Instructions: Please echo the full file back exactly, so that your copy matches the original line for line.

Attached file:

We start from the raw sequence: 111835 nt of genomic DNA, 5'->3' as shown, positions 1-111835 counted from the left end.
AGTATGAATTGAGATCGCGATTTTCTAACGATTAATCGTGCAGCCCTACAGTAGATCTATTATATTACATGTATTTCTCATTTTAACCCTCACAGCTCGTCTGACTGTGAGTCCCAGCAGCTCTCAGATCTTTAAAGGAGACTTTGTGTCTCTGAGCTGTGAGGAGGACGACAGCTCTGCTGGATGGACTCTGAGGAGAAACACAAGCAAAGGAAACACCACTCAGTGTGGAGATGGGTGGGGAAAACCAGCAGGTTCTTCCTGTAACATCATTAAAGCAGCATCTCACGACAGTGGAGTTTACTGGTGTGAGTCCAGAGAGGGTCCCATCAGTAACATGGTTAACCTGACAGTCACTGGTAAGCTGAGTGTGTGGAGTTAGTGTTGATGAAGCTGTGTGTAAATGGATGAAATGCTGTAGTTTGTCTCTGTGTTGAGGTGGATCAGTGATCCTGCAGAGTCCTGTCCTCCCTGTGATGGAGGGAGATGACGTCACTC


We start from the raw sequence: 111835 nt of genomic DNA, 5'->3' as shown, positions 1-111835 counted from the left end.
AGTATGAATTGAGATCGCGATTTTCTAACGATTAATCGTGCAGCCCTACAGTAGATCTATTATATTACATGTATTTCTCATTTTAACCCTCACAGCTCGTCTGACTGTGAGTCCCAGCAGCTCTCAGATCTTTAAAGGAGACTTTGTGTCTCTGAGCTGTGAGGAGGACGACAGCTCTGCTGGATGGACTCTGAGGAGAAACACAAGCAAAGGAAACACCACTCAGTGTGGAGATGGGTGGGGAAAACCAGCAGGTTCTTCCTGTAACATCATTAAAGCAGCATCTCACGACAGTGGAGTTTACTGGTGTGAGTCCAGAGAGGGTCCCATCAGTAACATGGTTAACCTGACAGTCACTGGTAAGCTGAGTGTGTGGAGTTAGTGTTGATGAAGCTGTGTGTAAATGGATGAAATGCTGTAGTTTGTCTCTGTGTTGAGGTGGATCAGTGATCCTGCAGAGTCCTGTCCTCCCTGTGATGGAGGGAGATGACGTCACTC